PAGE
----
Today Governor Brian Schweitzer and Richard Opper, Director of the Montana Department of Environmental Quality, discussed the results of the sample of crude oil taken from the site of the recent Exxon Silvertip Pipeline spill near Billings, Montana. The sample was taken from a section of the pipeline located near Riverside Park in Laurel. The analysis was performed by Energy Laboratories in Billings.
Governor Schweitzer said the analysis did not contain any surprises. "The analysis shows that the petroleum components are consistent with what you would expect to find in crude oil. One piece of good news is that the crude oil did not contain a lot of heavy metals or toxic additives that persist for long periods in the environment."
In mid-July, the Governor launched a sampling program "Montana Scientists Helping Montana Landowners." Landowners, or upon their request, scientists working for the State of Montana, sampled drinking water, irrigation water, surface water, and oiled soil samples from affected parcels of land. At least 14 drinking water wells and 6 irrigation wells were tested. In addition, at least 7 samples were collected from surface water bodies such as oxbows, sloughs or puddles. Currently, DEQ's database shows that four of the wells had trace concentrations of various chemical constituents, though none of them exceeded drinking water standards. "We're happy that none of the petroleum-related chemicals we tested for exceed drinking water standards," Opper said. "As an extra precaution, we do intend to resample the four wells.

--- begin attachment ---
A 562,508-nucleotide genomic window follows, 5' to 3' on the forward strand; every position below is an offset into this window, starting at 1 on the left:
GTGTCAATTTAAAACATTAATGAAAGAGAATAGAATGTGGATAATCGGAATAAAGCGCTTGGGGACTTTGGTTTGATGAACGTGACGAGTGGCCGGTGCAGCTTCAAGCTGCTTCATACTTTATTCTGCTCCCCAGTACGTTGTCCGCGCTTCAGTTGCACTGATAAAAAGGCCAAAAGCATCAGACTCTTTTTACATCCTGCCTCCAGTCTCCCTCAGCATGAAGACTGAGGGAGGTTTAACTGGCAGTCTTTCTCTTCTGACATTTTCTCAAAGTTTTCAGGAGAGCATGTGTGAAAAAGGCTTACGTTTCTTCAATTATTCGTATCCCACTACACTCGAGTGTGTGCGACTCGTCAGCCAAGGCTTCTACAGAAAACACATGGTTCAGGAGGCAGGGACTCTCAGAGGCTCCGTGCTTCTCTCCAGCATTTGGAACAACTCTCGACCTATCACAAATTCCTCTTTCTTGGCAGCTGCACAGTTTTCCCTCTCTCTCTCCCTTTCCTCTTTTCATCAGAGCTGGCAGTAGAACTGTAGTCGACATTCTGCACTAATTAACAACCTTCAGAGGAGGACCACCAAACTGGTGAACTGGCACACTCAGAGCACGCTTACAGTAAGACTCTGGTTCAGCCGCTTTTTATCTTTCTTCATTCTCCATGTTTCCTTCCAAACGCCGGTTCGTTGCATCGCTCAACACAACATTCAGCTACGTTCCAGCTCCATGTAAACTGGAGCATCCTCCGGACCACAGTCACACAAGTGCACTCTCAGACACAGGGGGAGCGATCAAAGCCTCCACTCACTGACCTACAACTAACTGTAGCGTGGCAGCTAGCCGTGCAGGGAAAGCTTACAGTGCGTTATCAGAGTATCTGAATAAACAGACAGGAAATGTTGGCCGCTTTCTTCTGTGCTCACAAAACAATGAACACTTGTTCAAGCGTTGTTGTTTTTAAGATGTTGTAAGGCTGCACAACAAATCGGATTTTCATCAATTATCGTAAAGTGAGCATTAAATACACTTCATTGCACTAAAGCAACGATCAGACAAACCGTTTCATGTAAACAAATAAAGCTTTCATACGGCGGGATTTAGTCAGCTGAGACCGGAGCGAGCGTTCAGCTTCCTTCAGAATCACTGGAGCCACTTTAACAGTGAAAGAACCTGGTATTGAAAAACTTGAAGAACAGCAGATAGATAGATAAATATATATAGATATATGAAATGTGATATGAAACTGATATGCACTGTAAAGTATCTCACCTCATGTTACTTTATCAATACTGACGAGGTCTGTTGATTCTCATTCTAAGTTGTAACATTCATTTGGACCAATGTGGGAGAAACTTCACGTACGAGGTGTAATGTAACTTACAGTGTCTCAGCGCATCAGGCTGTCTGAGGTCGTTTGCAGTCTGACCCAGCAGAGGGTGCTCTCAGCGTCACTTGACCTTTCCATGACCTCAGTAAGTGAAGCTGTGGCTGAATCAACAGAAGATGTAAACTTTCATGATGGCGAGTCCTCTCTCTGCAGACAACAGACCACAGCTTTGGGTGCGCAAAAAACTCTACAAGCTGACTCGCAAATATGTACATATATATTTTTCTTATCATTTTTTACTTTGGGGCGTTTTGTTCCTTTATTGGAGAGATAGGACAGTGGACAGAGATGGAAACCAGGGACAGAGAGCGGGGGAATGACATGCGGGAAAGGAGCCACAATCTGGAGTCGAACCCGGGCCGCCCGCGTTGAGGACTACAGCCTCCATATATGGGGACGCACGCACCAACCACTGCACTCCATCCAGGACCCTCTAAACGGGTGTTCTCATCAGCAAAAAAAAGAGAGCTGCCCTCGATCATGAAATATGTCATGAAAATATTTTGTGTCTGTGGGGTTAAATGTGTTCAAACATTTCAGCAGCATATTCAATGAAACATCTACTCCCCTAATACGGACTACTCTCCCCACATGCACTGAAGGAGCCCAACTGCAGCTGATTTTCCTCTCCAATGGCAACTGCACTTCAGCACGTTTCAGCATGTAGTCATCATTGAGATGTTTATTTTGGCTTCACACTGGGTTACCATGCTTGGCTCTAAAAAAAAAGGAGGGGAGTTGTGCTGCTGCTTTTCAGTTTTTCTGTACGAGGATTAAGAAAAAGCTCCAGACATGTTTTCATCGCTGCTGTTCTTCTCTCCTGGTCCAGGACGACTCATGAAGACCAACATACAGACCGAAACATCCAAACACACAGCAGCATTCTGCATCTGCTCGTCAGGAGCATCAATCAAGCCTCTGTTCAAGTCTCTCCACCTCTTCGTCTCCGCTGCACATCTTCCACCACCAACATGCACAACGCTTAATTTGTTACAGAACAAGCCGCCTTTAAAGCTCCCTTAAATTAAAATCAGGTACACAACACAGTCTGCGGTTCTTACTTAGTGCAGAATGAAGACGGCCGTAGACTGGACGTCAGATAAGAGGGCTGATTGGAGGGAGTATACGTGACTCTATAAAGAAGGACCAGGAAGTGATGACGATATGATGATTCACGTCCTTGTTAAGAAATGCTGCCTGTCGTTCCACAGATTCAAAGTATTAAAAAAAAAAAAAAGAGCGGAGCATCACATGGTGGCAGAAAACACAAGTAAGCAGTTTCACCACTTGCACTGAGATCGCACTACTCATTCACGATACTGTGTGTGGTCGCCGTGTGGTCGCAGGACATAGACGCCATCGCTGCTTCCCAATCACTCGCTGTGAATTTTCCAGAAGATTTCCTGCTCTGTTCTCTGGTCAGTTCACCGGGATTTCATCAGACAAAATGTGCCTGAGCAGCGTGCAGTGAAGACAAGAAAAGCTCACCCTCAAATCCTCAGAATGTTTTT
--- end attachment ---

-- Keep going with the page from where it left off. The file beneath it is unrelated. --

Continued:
The results have also come back from 87 soil samples taken from 23 properties. Nine of those properties showed no risk from crude oil. Low concentrations of petroleum constituents were found at 7 properties, and 7 properties had petroleum concentrations that required cleanup. "We encouraged people to sample the worst parts of their property, so we're not surprised to find evidence of crude oil in their soil," Governor Schweitzer said. "But it appears that what we did find was the heavier components of the oil. The lighter, smellier, more toxic elements of the oil have largely evaporated or weathered away already, which may be comforting news for the affected landowners."
The Governor added, "The State of Montana is committed to providing the most comprehensive and precise information about the contents of the pipeline and possible effects for the public and affected landowners."
At approximately 11:00 PM on Friday, July 1 a break occurred in a 12-inch pipeline owned by ExxonMobil that resulted in a spill of crude oil into the Yellowstone River approximately 20 miles upstream of Billings, Montana. DEQ estimates about 1,200 barrels were released. Call the Governor's information line at 406-657-0231 with questions, concerns or comments, email firstname.lastname@example.org, or visit www.yellowstoneriveroilspill.mt.gov.